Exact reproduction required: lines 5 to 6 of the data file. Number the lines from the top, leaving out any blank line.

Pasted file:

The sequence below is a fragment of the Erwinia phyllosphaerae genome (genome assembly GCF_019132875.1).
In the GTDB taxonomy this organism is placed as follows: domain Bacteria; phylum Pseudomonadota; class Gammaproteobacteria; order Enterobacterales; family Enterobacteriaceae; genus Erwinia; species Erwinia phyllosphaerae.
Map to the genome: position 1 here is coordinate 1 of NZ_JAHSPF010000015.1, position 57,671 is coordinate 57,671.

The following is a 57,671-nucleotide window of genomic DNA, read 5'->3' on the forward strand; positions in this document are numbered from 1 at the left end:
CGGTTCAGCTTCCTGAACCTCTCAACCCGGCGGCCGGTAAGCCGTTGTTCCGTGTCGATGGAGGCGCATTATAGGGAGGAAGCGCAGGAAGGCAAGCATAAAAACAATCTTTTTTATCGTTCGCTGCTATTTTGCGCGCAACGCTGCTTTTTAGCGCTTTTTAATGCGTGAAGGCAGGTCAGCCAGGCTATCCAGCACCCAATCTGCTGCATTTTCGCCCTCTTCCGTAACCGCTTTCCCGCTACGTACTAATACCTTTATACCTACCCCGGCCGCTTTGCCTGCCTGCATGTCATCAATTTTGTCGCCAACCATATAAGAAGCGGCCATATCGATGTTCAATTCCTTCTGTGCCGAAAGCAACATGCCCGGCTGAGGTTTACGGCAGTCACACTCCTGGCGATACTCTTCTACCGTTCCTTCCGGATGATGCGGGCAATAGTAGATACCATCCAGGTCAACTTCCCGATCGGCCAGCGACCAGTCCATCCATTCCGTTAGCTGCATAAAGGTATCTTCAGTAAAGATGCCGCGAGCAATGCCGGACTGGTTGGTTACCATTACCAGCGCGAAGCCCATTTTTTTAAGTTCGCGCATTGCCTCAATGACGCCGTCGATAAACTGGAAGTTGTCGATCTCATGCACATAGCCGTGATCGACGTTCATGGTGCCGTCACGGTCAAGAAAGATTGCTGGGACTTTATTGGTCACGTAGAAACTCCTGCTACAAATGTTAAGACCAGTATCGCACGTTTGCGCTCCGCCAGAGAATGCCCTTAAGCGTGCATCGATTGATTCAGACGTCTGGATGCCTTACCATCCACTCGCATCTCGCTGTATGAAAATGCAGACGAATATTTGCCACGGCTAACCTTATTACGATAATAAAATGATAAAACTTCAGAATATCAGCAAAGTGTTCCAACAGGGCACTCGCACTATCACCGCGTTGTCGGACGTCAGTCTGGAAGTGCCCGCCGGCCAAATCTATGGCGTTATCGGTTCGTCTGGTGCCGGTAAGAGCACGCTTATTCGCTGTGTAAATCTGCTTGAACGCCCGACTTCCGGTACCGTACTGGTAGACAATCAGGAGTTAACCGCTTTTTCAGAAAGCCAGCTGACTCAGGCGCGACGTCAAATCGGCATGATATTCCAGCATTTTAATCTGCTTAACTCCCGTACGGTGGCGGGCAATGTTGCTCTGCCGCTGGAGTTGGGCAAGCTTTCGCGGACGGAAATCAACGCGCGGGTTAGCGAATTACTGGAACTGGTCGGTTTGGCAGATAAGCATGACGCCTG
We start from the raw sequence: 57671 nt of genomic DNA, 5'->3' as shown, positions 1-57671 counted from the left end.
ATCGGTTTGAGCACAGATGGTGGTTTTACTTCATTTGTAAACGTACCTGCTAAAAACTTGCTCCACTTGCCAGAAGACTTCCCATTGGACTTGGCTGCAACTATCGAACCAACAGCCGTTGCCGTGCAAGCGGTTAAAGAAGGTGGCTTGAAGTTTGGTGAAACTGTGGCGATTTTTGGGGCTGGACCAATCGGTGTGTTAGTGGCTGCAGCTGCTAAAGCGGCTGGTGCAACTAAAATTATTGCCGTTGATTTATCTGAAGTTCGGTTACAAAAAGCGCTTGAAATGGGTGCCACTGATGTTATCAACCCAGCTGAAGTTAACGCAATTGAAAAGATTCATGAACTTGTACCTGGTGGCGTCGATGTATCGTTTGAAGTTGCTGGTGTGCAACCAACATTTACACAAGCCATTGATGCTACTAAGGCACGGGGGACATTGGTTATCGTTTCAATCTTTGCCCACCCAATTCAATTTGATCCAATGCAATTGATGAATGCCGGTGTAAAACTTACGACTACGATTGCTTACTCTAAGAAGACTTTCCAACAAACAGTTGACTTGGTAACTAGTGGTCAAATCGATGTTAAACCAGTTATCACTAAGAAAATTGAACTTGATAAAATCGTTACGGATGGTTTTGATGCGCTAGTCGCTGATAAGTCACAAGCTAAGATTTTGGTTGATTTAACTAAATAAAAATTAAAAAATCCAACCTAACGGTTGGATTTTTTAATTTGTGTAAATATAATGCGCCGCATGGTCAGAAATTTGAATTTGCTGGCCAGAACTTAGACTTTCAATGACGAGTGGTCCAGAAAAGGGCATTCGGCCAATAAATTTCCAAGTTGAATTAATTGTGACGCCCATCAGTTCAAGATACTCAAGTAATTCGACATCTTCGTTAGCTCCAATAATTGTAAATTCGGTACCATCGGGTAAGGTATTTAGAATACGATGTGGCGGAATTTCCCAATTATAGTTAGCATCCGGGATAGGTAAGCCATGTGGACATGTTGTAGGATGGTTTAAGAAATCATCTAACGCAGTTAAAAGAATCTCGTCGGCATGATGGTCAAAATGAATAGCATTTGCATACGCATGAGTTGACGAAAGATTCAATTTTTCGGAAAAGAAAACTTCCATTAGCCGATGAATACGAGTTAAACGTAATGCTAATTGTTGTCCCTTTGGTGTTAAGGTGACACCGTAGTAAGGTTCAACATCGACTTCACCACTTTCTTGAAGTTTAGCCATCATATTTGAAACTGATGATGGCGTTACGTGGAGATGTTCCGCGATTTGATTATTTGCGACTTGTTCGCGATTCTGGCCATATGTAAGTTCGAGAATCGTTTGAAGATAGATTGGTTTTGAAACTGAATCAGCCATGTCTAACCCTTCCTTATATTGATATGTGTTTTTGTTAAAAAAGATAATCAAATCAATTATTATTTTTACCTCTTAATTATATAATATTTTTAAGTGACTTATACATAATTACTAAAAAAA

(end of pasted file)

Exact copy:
CGGTTCAGCTTCCTGAACCTCTCAACCCGGCGGCCGGTAAGCCGTTGTTCCGTGTCGATGGAGGCGCATTATAGGGAGGAAGCGCAGGAAGGCAAGCATAAAAACAATCTTTTTTATCGTTCGCTGCTATTTTGCGCGCAACGCTGCTTTTTAGCGCTTTTTAATGCGTGAAGGCAGGTCAGCCAGGCTATCCAGCACCCAATCTGCTGCATTTTCGCCCTCTTCCGTAACCGCTTTCCCGCTACGTACTAATACCTTTATACCTACCCCGGCCGCTTTGCCTGCCTGCATGTCATCAATTTTGTCGCCAACCATATAAGAAGCGGCCATATCGATGTTCAATTCCTTCTGTGCCGAAAGCAACATGCCCGGCTGAGGTTTACGGCAGTCACACTCCTGGCGATACTCTTCTACCGTTCCTTCCGGATGATGCGGGCAATAGTAGATACCATCCAGGTCAACTTCCCGATCGGCCAGCGACCAGTCCATCCATTCCGTTAGCTGCATAAAGGTATCTTCAGTAAAGATGCCGCGAGCAATGCCGGACTGGTTGGTTACCATTACCAGCGCGAAGCCCATTTTTTTAAGTTCGCGCATTGCCTCAATGACGCCGTCGATAAACTGGAAGTTGTCGATCTCATGCACATAGCCGTGATCGACGTTCATGGTGCCGTCACGGTCAAGAAAGATTGCTGGGACTTTATTGGTCACGTAGAAACTCCTGCTACAAATGTTAAGACCAGTATCGCACGTTTGCGCTCCGCCAGAGAATGCCCTTAAGCGTGCATCGATTGATTCAGACGTCTGGATGCCTTACCATCCACTCGCATCTCGCTGTATGAAAATGCAGACGAATATTTGCCACGGCTAACCTTATTACGATAATAAAATGATAAAACTTCAGAATATCAGCAAAGTGTTCCAACAGGGCACTCGCACTATCACCGCGTTGTCGGACGTCAGTCTGGAAGTGCCCGCCGGCCAAATCTATGGCGTTATCGGTTCGTCTGGTGCCGGTAAGAGCACGCTTATTCGCTGTGTAAATCTGCTTGAACGCCCGACTTCCGGTACCGTACTGGTAGACAATCAGGAGTTAACCGCTTTTTCAGAAAGCCAGCTGACTCAGGCGCGACGTCAAATCGGCATGATATTCCAGCATTTTAATCTGCTTAACTCCCGTACGGTGGCGGGCAATGTTGCTCTGCCGCTGGAGTTGGGCAAGCTTTCGCGGACGGAAATCAACGCGCGGGTTAGCGAATTACTGGAACTGGTCGGTTTGGCAGATAAGCATGACGCCTG
We start from the raw sequence: 57671 nt of genomic DNA, 5'->3' as shown, positions 1-57671 counted from the left end.